# Homework Help: The equivalent resistance of the circuit

1. Sep 22, 2016

### roinujo1

1. The problem statement, all variables and given/known data
Find the equivalent resistance of the circuit shown, for circuit 3.7b, the one in the upper right :

2. Relevant equations
Rseries=Rtotal =R1+R2+.....+RN
Rparallel=(Rtotal)-1=(R1)-1+(R2)-1+.....

3. The attempt at a solution
So for my attempt, my assumption was that:
• The 18 and 12 Ω resistors were in series, so I combined them.
• I assumed the 20 Ω resistor at the top was in parallel with the 60Ω resistor under it and combined that.
• Then, the equivalent resistance of the 20 and 60 Ω resistors was in series with the 40 Ω resistor.
Now, I am stuck and confused on where to continue. I was going to assume that the equivalent resistor of 55 Ω(from 60,20, and 40) was in parallel with the diagonal 50 Ω resistor and go from there, but it just seemed wrong. Please, can anyone tell me if I am on the right track or I messed up somewhere?

2. Sep 22, 2016

### QuantumQuest

You have the two equations in "Relevant Equations". Now, how can you tell if two resistors are in series or parallel? If they are in series, then the one terminal point of one is directly connected to one terminal of the other. If they are connected in parallel, they have two common terminals.

Starting from the right part of the circuit, the 18 and 12 Ω resistors are in series as you say. Now, it would be a good idea to sketch a diagram with a new resistor to substitute these two. You keep on moving from right to left across the circuit. Do you see immediately which resistors are to be taken into account?

3. Sep 22, 2016

### CalcNerd

You cannot take shortcuts. The 20 Ω resister is in parallel with the 60 Ω that is still embedded in the circuit. So you have to determine this imbedded resistance first, it is NOT 60Ω. Continue with your original series of 12 and 18 and calculate them in parallel with the adjoining 60 Ω resister. Calculate that value in parallel with the 30 Ω. Then calculate the resulting value in parallel with the 75 Ω.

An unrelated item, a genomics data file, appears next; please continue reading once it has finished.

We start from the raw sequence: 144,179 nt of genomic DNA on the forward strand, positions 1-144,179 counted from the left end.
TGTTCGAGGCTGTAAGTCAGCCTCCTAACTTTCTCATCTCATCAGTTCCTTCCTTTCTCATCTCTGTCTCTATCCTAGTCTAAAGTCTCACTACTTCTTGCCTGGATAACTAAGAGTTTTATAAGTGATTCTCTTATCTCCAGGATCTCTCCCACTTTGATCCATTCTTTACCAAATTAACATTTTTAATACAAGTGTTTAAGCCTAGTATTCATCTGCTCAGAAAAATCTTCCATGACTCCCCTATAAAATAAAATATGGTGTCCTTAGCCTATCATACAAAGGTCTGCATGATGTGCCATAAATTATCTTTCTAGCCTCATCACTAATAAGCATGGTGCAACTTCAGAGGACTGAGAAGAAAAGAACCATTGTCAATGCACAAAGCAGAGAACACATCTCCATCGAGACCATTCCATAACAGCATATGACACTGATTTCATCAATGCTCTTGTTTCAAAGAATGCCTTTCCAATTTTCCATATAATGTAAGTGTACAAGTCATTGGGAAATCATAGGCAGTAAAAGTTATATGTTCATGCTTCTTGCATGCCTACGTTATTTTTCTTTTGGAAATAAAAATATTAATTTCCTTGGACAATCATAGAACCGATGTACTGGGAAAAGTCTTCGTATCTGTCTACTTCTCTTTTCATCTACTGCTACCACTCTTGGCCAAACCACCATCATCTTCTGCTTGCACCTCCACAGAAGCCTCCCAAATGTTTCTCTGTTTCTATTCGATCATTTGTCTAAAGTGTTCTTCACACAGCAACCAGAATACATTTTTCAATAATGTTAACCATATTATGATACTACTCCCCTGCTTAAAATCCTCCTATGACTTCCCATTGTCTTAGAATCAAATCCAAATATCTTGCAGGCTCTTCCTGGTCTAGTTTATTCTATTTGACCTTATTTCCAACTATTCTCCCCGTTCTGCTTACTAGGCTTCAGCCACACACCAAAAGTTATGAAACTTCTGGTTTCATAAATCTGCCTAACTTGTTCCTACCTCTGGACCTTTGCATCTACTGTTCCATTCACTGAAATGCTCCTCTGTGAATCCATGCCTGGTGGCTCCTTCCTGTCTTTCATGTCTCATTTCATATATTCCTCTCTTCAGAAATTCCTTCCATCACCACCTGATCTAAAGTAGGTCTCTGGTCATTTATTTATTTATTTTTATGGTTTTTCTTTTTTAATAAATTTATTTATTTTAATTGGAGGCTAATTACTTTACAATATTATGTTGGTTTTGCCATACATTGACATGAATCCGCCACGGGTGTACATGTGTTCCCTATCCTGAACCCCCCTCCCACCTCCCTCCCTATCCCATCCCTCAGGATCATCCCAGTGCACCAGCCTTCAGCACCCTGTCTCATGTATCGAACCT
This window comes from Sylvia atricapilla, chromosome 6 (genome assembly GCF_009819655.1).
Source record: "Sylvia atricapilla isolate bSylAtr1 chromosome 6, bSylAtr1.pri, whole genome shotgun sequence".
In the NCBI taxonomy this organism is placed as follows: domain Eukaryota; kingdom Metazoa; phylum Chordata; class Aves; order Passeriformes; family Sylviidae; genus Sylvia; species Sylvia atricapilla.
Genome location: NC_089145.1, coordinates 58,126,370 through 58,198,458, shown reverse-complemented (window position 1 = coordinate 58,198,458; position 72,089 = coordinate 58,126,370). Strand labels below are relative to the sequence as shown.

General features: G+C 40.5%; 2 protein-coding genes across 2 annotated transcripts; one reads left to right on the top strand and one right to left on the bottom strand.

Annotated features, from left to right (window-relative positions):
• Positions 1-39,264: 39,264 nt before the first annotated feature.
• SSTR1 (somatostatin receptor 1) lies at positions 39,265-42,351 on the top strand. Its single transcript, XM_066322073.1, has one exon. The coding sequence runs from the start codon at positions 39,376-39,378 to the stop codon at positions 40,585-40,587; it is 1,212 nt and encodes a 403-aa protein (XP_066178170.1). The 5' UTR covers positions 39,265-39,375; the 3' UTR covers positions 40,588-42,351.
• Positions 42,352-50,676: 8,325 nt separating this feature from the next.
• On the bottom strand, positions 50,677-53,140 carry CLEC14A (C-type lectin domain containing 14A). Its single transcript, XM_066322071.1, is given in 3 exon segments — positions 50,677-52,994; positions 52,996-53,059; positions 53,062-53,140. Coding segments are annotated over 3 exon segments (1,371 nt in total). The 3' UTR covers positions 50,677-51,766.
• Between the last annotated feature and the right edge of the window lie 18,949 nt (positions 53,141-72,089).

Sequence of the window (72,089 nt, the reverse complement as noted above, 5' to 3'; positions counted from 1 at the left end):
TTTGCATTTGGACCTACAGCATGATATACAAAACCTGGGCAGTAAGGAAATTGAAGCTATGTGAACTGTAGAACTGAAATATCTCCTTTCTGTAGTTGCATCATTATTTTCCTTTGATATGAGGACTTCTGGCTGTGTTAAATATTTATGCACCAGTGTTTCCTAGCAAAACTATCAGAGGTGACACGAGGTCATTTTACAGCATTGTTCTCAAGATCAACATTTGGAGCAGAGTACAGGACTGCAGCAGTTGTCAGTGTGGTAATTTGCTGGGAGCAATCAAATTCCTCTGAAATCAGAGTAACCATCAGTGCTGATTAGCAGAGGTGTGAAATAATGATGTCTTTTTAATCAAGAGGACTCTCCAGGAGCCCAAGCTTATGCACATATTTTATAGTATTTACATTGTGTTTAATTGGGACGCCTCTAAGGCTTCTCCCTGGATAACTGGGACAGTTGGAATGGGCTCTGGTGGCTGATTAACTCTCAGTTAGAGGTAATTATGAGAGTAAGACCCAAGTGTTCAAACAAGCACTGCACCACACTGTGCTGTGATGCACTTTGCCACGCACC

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Just keep whittling down on the circuit.
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Understanding the overall results should help you be able to get a feel for such circuits be inspection ie once you become familiar with these types of problems, you will be able to make an educated guess before you even start. ie an educated guess would be that the Resistance is probably 15-20 Ωs for you to ballpark your results.

4. Sep 22, 2016

### CWatters

That's OK. Redraw the circuit after this step and you should see another obvious parallel combination.

Yes that's also OK but it wouldn't be the most obvious step. See above.

No that's wrong. They aren't in series.

Redraw the circuit after each step, don't keep referring back to the original.

5. Sep 22, 2016

### roinujo1

Thanks for the response. I'm sorry, but I am confused: Can I combine the 60 and 20, or do I leave the 60 till the end.

And is the obvious parallel circuit with the 60 ohm diagonal?

6. Sep 22, 2016

### roinujo1

So, I did what I thought was correct(probably not), but is the awnser 80 ohms equivalent resistance? I apologize again, I dont have an answer book to check.

7. Sep 22, 2016

### zr95

I did it real quick and my final answer was 20 ohms.
I could however be wrong though because I'm taking circuits now like you.

My method of solving was to solve that top portion like you did and then ignore it and go back to the right side. If you just keep solving from the right and work your way towards the source you should be fine.

8. Sep 22, 2016

### roinujo1

Could you tell me your general method?

9. Sep 22, 2016

### QuantumQuest

Why don't you follow what I and the other persons suggested, i.e going step by step and redrawing the circuit, with an equivalent resistor each time, till you find the final resistance? If you're trying to do it in some quick way, without knowing first the step by step method, how could you learn about solving such exercises/ problems in general?